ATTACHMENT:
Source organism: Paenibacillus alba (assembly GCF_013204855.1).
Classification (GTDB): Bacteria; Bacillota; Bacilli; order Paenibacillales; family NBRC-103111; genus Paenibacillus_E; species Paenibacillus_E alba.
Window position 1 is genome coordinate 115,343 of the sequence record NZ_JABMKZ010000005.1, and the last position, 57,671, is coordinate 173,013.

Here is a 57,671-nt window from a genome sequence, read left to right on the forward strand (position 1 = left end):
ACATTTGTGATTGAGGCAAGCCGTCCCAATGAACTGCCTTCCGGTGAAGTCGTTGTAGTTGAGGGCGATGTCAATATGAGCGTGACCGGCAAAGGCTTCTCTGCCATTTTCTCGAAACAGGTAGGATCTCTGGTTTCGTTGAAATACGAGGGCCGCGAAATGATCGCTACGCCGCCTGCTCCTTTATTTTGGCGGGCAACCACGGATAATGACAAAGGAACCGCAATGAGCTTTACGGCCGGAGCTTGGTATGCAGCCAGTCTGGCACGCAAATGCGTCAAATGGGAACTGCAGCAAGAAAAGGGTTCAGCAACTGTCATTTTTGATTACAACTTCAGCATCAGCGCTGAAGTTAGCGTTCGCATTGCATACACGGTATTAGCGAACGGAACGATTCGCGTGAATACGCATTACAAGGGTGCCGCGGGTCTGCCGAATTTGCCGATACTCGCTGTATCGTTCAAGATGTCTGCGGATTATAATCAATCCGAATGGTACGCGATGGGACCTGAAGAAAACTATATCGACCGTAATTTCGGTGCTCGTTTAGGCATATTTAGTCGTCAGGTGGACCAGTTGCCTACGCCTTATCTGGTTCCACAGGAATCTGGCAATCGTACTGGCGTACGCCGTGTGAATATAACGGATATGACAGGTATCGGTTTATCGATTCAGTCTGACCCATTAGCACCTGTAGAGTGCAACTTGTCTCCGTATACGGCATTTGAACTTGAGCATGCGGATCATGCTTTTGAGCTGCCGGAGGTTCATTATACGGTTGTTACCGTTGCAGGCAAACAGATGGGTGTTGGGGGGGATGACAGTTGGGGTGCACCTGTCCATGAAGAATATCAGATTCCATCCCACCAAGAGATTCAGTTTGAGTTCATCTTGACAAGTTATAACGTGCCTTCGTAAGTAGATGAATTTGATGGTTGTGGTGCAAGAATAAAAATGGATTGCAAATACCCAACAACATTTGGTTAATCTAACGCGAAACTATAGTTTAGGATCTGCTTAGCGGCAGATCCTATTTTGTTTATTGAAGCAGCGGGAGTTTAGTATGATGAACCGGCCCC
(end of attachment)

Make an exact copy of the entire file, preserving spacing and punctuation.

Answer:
Source organism: Paenibacillus alba (assembly GCF_013204855.1).
Classification (GTDB): Bacteria; Bacillota; Bacilli; order Paenibacillales; family NBRC-103111; genus Paenibacillus_E; species Paenibacillus_E alba.
Window position 1 is genome coordinate 115,343 of the sequence record NZ_JABMKZ010000005.1, and the last position, 57,671, is coordinate 173,013.

Here is a 57,671-nt window from a genome sequence, read left to right on the forward strand (position 1 = left end):
ACATTTGTGATTGAGGCAAGCCGTCCCAATGAACTGCCTTCCGGTGAAGTCGTTGTAGTTGAGGGCGATGTCAATATGAGCGTGACCGGCAAAGGCTTCTCTGCCATTTTCTCGAAACAGGTAGGATCTCTGGTTTCGTTGAAATACGAGGGCCGCGAAATGATCGCTACGCCGCCTGCTCCTTTATTTTGGCGGGCAACCACGGATAATGACAAAGGAACCGCAATGAGCTTTACGGCCGGAGCTTGGTATGCAGCCAGTCTGGCACGCAAATGCGTCAAATGGGAACTGCAGCAAGAAAAGGGTTCAGCAACTGTCATTTTTGATTACAACTTCAGCATCAGCGCTGAAGTTAGCGTTCGCATTGCATACACGGTATTAGCGAACGGAACGATTCGCGTGAATACGCATTACAAGGGTGCCGCGGGTCTGCCGAATTTGCCGATACTCGCTGTATCGTTCAAGATGTCTGCGGATTATAATCAATCCGAATGGTACGCGATGGGACCTGAAGAAAACTATATCGACCGTAATTTCGGTGCTCGTTTAGGCATATTTAGTCGTCAGGTGGACCAGTTGCCTACGCCTTATCTGGTTCCACAGGAATCTGGCAATCGTACTGGCGTACGCCGTGTGAATATAACGGATATGACAGGTATCGGTTTATCGATTCAGTCTGACCCATTAGCACCTGTAGAGTGCAACTTGTCTCCGTATACGGCATTTGAACTTGAGCATGCGGATCATGCTTTTGAGCTGCCGGAGGTTCATTATACGGTTGTTACCGTTGCAGGCAAACAGATGGGTGTTGGGGGGGATGACAGTTGGGGTGCACCTGTCCATGAAGAATATCAGATTCCATCCCACCAAGAGATTCAGTTTGAGTTCATCTTGACAAGTTATAACGTGCCTTCGTAAGTAGATGAATTTGATGGTTGTGGTGCAAGAATAAAAATGGATTGCAAATACCCAACAACATTTGGTTAATCTAACGCGAAACTATAGTTTAGGATCTGCTTAGCGGCAGATCCTATTTTGTTTATTGAAGCAGCGGGAGTTTAGTATGATGAACCGGCCCC